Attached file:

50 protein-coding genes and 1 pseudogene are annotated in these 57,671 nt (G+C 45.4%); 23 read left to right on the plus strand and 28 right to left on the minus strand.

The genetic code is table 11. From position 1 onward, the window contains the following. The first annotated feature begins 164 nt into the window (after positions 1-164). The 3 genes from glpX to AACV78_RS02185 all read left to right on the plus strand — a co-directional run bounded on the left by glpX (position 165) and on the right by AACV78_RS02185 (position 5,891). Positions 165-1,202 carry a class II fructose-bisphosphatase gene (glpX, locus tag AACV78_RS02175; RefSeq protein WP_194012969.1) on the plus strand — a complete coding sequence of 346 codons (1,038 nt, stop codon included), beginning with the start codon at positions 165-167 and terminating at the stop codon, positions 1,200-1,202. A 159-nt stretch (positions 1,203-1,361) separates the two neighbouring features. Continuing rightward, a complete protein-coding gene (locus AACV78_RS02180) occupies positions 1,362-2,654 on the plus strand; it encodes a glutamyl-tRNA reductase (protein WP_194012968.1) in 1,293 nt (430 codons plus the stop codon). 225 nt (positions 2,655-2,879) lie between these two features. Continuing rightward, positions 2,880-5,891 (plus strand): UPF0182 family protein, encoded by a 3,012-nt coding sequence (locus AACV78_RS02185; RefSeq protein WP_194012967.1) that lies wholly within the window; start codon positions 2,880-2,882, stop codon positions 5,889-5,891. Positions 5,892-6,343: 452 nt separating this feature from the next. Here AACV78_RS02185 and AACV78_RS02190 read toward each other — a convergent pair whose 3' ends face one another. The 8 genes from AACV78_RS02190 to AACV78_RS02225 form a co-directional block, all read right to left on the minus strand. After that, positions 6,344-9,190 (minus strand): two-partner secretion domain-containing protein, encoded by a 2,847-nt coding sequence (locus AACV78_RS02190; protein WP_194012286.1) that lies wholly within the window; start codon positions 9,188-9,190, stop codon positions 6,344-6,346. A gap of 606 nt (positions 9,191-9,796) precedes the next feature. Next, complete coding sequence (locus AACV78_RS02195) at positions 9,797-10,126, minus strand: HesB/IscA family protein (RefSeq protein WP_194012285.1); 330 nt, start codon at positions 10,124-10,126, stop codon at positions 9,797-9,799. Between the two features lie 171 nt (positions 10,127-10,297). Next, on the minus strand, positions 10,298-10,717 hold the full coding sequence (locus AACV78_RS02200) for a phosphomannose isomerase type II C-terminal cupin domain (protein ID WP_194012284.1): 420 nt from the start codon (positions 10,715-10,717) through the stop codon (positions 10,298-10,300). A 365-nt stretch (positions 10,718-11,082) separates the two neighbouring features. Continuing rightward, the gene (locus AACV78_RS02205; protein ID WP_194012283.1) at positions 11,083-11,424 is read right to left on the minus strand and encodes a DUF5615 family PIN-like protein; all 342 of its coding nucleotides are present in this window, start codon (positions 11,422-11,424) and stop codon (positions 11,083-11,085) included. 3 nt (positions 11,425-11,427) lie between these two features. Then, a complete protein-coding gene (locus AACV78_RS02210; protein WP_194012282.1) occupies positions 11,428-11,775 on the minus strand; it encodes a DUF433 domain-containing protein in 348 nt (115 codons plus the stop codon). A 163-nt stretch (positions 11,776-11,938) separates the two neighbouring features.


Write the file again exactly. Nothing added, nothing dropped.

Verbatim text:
50 protein-coding genes and 1 pseudogene are annotated in these 57,671 nt (G+C 45.4%); 23 read left to right on the plus strand and 28 right to left on the minus strand.

The genetic code is table 11. From position 1 onward, the window contains the following. The first annotated feature begins 164 nt into the window (after positions 1-164). The 3 genes from glpX to AACV78_RS02185 all read left to right on the plus strand — a co-directional run bounded on the left by glpX (position 165) and on the right by AACV78_RS02185 (position 5,891). Positions 165-1,202 carry a class II fructose-bisphosphatase gene (glpX, locus tag AACV78_RS02175; RefSeq protein WP_194012969.1) on the plus strand — a complete coding sequence of 346 codons (1,038 nt, stop codon included), beginning with the start codon at positions 165-167 and terminating at the stop codon, positions 1,200-1,202. A 159-nt stretch (positions 1,203-1,361) separates the two neighbouring features. Continuing rightward, a complete protein-coding gene (locus AACV78_RS02180) occupies positions 1,362-2,654 on the plus strand; it encodes a glutamyl-tRNA reductase (protein WP_194012968.1) in 1,293 nt (430 codons plus the stop codon). 225 nt (positions 2,655-2,879) lie between these two features. Continuing rightward, positions 2,880-5,891 (plus strand): UPF0182 family protein, encoded by a 3,012-nt coding sequence (locus AACV78_RS02185; RefSeq protein WP_194012967.1) that lies wholly within the window; start codon positions 2,880-2,882, stop codon positions 5,889-5,891. Positions 5,892-6,343: 452 nt separating this feature from the next. Here AACV78_RS02185 and AACV78_RS02190 read toward each other — a convergent pair whose 3' ends face one another. The 8 genes from AACV78_RS02190 to AACV78_RS02225 form a co-directional block, all read right to left on the minus strand. After that, positions 6,344-9,190 (minus strand): two-partner secretion domain-containing protein, encoded by a 2,847-nt coding sequence (locus AACV78_RS02190; protein WP_194012286.1) that lies wholly within the window; start codon positions 9,188-9,190, stop codon positions 6,344-6,346. A gap of 606 nt (positions 9,191-9,796) precedes the next feature. Next, complete coding sequence (locus AACV78_RS02195) at positions 9,797-10,126, minus strand: HesB/IscA family protein (RefSeq protein WP_194012285.1); 330 nt, start codon at positions 10,124-10,126, stop codon at positions 9,797-9,799. Between the two features lie 171 nt (positions 10,127-10,297). Next, on the minus strand, positions 10,298-10,717 hold the full coding sequence (locus AACV78_RS02200) for a phosphomannose isomerase type II C-terminal cupin domain (protein ID WP_194012284.1): 420 nt from the start codon (positions 10,715-10,717) through the stop codon (positions 10,298-10,300). A 365-nt stretch (positions 10,718-11,082) separates the two neighbouring features. Continuing rightward, the gene (locus AACV78_RS02205; protein ID WP_194012283.1) at positions 11,083-11,424 is read right to left on the minus strand and encodes a DUF5615 family PIN-like protein; all 342 of its coding nucleotides are present in this window, start codon (positions 11,422-11,424) and stop codon (positions 11,083-11,085) included. 3 nt (positions 11,425-11,427) lie between these two features. Then, a complete protein-coding gene (locus AACV78_RS02210; protein WP_194012282.1) occupies positions 11,428-11,775 on the minus strand; it encodes a DUF433 domain-containing protein in 348 nt (115 codons plus the stop codon). A 163-nt stretch (positions 11,776-11,938) separates the two neighbouring features.